The New Dealer

  • October 12October 2018 Edition

Haben Girma: A Deafblind Graduated From Harvard

Xiaoying Mei, Reporter

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What is the life of a deafblind supposed to look like? Maybe he or she can not go to school or work because of the disability. He or she might have no access to a lot of entertainment. Despite all these challenges, Haben Girma lives her life in a fantastic way which is beyond our imagination.

Haben Girma is the first deafblind to graduate from Harvard Law School. She also works as an accessibility advocate. With the experience of being a deafblind, she teaches organizations the value of disabilities and aims to inspire the development of  new technology to assist people with disabilities. Her goals is to ensure that people with disabilities have access to information and life options.

Girma was born in Oakland, California in 1988. Her mother walked from Eritrea to Sudan. She was helped by a refugee organization to come to the United States.  The story of her mother coming to the U.S. encouraged her to bravely face challenges in life and to start her own adventures. Girma has participated in a lot of physical activities including surfing, rock climbing, kayaking, cycling, and dancing. During her journey to learn and communicate with others, she had the opportunity to use a digital Braille device. It is an electromechanical device for displaying Braille characters, which helps blind people to read text output from computers. Girma achieved her success with the benefit of technology, therefore, she understood how important it is for people with disabilities to have access to technology and information.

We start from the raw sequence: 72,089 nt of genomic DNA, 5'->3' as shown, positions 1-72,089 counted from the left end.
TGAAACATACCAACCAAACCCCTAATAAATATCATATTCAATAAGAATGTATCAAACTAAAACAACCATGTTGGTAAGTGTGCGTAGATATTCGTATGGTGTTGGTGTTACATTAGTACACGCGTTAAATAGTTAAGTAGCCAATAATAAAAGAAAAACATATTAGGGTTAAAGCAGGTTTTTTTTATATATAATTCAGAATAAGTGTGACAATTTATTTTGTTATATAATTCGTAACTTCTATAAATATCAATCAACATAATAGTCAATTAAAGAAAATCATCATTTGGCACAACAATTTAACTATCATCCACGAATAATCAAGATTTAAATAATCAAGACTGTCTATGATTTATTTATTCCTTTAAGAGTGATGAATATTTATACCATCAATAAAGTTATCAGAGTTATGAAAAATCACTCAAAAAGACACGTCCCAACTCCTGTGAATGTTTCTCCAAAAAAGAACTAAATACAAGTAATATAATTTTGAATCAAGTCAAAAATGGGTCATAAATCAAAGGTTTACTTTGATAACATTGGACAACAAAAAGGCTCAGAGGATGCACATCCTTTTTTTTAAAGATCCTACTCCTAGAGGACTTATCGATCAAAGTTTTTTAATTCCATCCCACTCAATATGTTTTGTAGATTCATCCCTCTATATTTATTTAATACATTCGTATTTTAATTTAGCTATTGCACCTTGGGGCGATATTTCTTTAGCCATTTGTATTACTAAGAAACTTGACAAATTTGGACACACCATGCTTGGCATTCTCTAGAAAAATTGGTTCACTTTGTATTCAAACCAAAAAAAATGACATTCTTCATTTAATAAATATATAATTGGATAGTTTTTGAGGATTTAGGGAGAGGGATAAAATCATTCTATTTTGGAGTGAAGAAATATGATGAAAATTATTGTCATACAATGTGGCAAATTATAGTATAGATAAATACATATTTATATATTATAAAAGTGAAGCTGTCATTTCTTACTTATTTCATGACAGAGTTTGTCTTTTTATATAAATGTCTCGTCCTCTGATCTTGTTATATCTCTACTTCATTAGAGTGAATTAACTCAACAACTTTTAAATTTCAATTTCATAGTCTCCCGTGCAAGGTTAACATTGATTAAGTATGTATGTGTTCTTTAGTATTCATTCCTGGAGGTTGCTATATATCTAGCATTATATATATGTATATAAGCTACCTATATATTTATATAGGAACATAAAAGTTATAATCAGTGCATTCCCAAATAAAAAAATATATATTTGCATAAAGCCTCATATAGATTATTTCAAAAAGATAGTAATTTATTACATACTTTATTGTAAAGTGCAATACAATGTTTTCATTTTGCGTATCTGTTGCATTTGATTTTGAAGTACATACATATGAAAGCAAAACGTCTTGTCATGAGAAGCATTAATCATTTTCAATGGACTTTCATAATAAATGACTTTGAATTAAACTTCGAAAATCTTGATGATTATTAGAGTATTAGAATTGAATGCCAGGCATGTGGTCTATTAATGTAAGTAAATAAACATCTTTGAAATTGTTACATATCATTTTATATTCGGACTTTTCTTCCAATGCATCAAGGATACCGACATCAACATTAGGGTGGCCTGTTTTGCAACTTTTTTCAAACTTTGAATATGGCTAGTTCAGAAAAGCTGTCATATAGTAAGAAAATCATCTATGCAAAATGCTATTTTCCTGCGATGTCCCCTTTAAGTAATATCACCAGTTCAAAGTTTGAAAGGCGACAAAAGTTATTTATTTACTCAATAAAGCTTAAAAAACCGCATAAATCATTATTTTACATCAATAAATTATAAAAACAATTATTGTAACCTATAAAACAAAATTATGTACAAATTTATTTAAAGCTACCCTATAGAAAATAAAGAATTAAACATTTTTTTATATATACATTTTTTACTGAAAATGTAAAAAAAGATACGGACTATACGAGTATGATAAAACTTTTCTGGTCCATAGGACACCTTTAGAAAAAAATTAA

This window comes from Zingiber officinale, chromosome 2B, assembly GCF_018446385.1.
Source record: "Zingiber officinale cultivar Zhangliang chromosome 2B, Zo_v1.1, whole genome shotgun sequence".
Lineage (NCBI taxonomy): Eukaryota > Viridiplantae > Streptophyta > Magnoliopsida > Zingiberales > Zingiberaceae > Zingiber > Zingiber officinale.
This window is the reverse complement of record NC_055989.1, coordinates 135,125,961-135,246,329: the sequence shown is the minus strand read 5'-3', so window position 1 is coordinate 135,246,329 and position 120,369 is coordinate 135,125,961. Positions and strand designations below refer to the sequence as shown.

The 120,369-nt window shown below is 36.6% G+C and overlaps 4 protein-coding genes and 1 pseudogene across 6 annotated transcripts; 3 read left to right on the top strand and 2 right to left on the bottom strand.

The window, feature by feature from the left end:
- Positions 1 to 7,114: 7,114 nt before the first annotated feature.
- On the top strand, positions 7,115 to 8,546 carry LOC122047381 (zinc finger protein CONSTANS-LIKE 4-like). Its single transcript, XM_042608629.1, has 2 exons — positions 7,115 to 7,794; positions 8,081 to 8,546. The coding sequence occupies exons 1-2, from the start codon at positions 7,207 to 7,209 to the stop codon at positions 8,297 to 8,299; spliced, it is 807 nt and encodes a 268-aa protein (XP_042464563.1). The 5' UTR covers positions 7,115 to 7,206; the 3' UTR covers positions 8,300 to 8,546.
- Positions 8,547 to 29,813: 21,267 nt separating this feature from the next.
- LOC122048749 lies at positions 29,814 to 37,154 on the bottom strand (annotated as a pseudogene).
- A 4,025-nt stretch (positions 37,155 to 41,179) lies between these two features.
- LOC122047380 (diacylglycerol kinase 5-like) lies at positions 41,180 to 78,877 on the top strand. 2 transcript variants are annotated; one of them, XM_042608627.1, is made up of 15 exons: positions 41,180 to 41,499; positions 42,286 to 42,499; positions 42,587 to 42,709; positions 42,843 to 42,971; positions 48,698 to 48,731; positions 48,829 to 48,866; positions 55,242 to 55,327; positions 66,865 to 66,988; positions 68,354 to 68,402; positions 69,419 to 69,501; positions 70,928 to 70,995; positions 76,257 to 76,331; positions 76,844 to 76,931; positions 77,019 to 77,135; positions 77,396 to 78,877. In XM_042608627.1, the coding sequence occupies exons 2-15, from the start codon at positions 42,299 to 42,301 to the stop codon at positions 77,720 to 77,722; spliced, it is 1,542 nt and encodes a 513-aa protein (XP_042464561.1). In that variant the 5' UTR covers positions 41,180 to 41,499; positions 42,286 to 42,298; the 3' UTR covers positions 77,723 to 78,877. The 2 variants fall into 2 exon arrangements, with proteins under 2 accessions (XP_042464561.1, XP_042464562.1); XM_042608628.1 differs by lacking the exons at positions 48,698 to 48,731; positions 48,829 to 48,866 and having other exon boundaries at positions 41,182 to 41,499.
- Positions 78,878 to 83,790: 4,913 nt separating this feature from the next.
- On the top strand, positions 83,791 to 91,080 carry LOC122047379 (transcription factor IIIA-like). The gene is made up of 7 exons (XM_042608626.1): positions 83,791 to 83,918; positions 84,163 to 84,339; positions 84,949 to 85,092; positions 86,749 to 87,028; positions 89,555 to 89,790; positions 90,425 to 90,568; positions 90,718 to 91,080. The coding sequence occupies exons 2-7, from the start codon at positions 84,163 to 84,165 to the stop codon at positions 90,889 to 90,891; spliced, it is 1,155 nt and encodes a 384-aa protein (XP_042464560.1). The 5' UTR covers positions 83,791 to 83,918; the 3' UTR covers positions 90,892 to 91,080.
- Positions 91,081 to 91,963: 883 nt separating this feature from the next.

After she graduated from Harvard in 2013, Girma became a lawyer and advocate for people with disabilities. She used the experience of deafblindness as a ladder to advocate for the increase of accessibility of information for persons with disabilities. In 2014, Girma confronted TED for not readily providing captions for their recorded talks, which caused people with disabilities to have no access to the information.  In 2015, she went to the White House to highlight the accessibility of technology. She was honored by President Obama as a Champion of Change. Girma gave a talk about accessible design at the Apple Worldwide Developers Conference in June of 2016. Now, she’s become a full-time non-litigation advocate.

Girma did not submit herself to her disability. Instead, she has embraced her differences with others, and she uses it as a power to help people with disabilities and influence the world. As one of her friends said, “I don’t see her as amazing, because she has done all these things being deafblind. I see her as an amazing person, because she has accomplished all these things as a human being.”

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Haben Girma: A Deafblind Graduated From Harvard